Fighting Games Debunked: Myth 2
You’re 1000 hours too early before you can fight me!
Before we start, let’s talk about the weird gatekeeping of the Fighting Game Community. If you’re a new player, you’ve probably heard this before from either a friend, someone who’s trying to “coach” you into playing the game or maybe your favorite content creator, “Go to training mode that way you’ll have fun and won’t lose playing online or with other people.”
As famously said by Stephen “Sajam” Lyon, “training mode is a tool for finding solutions that you are coming across in a real match”. Training mode is first and foremost a tool, and it is used to enhance skills that you already have or give you an unlimited time limit to practice new and exciting things.
For new players, it is actually detrimental to their learning experience because what do you practice if you don’t know what you’re supposed to be practicing? It is incredibly daunting to go into a new game and realize you have to be a master of every technique and fundamental before you can finally play against your first real human opponent. “Know your block strings, you must find an optimal combo route off of each potential combo starter, you need to be able to wave-dash, dash cancel, and tri-jump before you can even play the game.” (confused on any of these terms? That’s okay, we have our dictionary here for you!) Any new player would simply hate the idea of going into a game with an itemized list of chores they have to spend hours on before they even have a chance to play the game. Even myself, who I consider a lab rat with 1000+ hours in training mode, would hate to be told that I can’t play a game until I become a master at something I don’t even know if I like yet and I can’t even play with my friends.
Please Mom, can I play with my friends?
The counterargument many new players get told constantly is “well if you don’t practice you’re going to keep losing”. To all my seasoned FGC players, that is exactly the point. If you are afraid of losing, I recommend playing an RPG, so at the end of the day, you will always be a winner. Losing is the most important part of playing any fighting game. Losing teaches you everything you need to do to win before you even get to training mode. Losing also teaches you how much you are willing to put time and effort into this game and how much you consider yourself seriously trying to learn this game.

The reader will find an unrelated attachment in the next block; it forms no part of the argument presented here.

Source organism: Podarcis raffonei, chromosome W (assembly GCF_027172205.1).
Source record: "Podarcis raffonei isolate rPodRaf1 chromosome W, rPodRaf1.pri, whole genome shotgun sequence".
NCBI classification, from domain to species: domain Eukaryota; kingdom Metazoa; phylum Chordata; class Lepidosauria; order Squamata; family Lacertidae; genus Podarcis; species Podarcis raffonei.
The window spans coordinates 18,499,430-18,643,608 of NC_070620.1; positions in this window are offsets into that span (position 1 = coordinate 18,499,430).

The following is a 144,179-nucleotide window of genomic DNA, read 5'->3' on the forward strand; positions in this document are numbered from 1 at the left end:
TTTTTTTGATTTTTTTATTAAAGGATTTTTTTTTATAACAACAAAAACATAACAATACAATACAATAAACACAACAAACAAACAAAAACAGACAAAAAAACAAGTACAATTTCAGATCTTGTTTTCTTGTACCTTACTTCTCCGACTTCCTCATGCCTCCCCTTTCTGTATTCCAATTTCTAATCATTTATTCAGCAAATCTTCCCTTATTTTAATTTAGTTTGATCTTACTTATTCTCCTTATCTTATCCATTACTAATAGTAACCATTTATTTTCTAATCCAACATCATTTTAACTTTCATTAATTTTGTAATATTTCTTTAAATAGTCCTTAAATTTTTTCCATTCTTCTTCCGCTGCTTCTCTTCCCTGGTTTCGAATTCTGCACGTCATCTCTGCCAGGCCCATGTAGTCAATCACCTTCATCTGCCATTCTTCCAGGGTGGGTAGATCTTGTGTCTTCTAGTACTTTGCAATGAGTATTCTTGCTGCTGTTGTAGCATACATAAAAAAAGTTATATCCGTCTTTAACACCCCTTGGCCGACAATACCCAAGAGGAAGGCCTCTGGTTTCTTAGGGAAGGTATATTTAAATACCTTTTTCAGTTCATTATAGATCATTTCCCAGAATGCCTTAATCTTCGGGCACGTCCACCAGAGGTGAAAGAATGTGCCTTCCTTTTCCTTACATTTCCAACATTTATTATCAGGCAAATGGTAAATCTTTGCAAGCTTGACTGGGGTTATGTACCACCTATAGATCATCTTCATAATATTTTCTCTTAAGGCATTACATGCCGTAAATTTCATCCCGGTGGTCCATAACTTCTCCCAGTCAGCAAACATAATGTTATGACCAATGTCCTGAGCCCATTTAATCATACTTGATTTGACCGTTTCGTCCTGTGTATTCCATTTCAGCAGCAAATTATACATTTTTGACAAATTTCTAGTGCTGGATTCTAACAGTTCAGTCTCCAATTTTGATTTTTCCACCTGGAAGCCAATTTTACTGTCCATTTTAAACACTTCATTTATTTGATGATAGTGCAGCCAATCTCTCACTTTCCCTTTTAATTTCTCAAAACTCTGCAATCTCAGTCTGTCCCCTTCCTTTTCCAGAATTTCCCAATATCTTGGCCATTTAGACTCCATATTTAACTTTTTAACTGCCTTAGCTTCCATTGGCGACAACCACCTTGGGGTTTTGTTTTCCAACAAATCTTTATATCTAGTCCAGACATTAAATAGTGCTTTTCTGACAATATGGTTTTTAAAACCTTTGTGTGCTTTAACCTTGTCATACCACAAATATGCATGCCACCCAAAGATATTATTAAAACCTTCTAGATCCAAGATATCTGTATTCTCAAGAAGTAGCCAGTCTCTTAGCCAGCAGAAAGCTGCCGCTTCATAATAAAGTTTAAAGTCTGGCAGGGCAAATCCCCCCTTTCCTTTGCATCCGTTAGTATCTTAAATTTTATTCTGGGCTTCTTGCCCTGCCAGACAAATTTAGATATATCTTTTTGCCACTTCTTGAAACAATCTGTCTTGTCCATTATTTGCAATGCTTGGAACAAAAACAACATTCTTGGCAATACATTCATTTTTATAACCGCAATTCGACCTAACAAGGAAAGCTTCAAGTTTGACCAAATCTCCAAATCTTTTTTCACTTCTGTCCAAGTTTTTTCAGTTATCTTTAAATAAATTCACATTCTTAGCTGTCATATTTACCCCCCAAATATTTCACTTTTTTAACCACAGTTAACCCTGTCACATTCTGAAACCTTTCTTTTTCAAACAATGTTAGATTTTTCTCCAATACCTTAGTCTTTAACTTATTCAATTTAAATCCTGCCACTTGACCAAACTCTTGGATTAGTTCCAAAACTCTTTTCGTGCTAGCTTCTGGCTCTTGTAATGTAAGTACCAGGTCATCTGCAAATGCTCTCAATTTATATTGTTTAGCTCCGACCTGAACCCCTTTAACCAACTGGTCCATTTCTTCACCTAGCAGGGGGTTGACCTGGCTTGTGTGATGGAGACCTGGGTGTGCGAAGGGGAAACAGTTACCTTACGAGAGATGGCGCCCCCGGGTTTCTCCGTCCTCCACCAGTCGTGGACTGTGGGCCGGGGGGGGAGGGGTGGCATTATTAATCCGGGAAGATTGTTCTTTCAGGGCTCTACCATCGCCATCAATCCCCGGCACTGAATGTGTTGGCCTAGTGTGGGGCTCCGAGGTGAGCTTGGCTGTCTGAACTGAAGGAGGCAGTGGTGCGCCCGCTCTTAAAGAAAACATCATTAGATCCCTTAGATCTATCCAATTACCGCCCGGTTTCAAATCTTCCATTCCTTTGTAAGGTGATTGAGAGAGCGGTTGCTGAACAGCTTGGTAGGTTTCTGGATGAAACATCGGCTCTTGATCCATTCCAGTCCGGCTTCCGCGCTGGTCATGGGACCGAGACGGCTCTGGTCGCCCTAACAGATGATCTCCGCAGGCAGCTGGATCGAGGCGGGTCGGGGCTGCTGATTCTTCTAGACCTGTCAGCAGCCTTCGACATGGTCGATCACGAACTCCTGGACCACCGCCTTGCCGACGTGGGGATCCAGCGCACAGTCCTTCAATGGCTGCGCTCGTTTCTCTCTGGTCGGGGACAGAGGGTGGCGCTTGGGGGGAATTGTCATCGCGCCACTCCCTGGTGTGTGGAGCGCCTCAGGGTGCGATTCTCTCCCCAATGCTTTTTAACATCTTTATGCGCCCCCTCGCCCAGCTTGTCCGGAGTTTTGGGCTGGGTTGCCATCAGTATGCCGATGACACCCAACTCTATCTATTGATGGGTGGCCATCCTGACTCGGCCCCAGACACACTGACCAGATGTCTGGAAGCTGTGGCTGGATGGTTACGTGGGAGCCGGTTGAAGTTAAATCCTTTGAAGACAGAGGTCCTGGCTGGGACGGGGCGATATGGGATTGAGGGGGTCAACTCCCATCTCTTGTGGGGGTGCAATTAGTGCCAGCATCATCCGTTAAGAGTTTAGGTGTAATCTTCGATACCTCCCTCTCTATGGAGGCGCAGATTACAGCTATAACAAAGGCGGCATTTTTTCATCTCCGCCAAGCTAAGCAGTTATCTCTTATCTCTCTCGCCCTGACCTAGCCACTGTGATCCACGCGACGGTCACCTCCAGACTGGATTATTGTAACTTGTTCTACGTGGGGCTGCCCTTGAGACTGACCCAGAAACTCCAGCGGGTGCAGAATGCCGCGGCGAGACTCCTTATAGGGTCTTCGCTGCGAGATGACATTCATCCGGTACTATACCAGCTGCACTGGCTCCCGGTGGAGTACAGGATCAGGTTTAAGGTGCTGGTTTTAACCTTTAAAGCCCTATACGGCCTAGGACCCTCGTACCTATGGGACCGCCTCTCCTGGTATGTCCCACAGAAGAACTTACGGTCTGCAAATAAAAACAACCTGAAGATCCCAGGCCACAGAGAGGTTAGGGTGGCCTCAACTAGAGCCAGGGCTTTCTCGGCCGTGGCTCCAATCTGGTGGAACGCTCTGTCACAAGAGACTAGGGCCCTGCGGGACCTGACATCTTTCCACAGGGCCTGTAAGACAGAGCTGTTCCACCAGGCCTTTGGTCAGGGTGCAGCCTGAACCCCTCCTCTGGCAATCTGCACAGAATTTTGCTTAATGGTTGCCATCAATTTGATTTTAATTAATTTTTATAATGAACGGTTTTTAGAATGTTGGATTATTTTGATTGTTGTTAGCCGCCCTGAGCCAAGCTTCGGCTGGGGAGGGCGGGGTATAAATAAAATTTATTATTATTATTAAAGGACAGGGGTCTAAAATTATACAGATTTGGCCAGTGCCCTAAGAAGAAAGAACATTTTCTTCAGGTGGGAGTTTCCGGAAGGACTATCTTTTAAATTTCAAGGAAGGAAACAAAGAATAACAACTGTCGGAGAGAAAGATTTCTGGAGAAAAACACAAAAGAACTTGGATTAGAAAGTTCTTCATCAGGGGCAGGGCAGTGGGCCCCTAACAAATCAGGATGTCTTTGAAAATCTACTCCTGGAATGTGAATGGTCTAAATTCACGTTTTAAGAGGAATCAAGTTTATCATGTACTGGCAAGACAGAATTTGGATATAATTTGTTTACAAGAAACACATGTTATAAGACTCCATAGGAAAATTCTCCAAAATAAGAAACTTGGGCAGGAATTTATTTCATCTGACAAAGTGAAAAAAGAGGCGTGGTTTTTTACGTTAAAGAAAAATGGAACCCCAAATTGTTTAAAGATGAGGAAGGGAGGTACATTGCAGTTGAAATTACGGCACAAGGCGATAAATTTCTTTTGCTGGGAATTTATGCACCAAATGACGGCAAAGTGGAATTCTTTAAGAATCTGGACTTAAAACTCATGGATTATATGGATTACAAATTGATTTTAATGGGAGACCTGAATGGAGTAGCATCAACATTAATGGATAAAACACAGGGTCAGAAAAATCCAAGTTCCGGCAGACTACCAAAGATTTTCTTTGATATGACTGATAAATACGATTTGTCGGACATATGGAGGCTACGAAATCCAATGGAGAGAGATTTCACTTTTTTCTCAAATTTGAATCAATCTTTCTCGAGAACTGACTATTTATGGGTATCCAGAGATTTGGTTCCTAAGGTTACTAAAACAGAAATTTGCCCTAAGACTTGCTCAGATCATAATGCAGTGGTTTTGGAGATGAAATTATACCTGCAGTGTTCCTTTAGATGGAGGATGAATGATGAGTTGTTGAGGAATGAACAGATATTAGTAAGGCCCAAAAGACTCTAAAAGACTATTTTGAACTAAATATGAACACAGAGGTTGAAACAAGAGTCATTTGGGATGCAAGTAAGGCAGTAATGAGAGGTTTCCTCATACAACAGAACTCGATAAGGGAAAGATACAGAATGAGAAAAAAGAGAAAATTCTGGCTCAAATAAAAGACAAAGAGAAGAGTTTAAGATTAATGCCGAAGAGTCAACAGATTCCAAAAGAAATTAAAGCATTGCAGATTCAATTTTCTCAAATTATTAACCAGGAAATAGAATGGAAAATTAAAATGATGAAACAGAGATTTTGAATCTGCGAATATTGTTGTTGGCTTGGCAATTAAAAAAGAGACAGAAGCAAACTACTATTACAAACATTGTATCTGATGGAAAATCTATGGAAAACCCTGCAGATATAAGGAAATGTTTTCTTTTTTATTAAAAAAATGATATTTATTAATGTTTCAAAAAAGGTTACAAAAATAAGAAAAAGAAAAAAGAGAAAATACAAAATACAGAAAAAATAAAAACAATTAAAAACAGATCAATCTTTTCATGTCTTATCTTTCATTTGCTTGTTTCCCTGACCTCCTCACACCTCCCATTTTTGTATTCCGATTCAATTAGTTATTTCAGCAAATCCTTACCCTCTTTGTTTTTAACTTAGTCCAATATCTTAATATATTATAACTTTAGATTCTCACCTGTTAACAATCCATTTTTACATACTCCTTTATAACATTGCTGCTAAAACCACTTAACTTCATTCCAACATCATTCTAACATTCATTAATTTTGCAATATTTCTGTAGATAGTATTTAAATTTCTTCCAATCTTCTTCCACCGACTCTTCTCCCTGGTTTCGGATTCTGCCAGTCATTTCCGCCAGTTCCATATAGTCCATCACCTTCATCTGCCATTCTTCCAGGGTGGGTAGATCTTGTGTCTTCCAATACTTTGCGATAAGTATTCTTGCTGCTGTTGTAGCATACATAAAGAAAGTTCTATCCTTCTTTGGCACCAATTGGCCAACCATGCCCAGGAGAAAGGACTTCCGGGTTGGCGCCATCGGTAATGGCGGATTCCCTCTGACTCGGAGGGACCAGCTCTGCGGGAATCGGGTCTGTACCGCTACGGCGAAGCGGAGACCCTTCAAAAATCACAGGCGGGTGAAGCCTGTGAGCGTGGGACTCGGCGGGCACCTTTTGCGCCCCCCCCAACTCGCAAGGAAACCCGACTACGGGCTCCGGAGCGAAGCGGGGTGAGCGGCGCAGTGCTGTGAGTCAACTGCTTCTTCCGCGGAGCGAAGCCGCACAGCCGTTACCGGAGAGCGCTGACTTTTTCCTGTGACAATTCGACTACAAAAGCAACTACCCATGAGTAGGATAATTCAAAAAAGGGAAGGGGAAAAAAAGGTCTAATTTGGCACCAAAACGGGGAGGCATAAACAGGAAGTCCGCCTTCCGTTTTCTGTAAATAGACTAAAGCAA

Fighting games’ greatest appeal is the journey of the player. That is why seasoned players put so much emphasis on going to locals to find people to play or grinding out ranked matches online for the real experience. We constantly play the game because there is so much to learn and we improve ourselves by losing online or at our locals then using our training mode tool to correct our mistakes, go back, and discover new mistakes. If we remove that process from new players who have never played a fighting game, we remove the journey of fighting games from them. I firmly believe this is why fighting game retention is so low.
The best message I can give for all new players.
For all new players, when you pick up a new fighting game for whatever reason. It is your game; you can play and experience your journey however you like. Some people love training mode like me, and some people like to just play with other people or their friends. At the end of the day, you are the only person who can dictate your journey and your experiences. You should have the freedom and choice to play the game how you want, and you shouldn’t let any dogmatic view of fighting games dictate how you want to have fun. When you’re ready to take the next step, the FGC will always have open doors for you to come and join the collective experience of fighting games.
Thank you so much for taking the time to read our article today. We will be publishing these essays on a weekly basis, so don’t forget to check back in for a new post!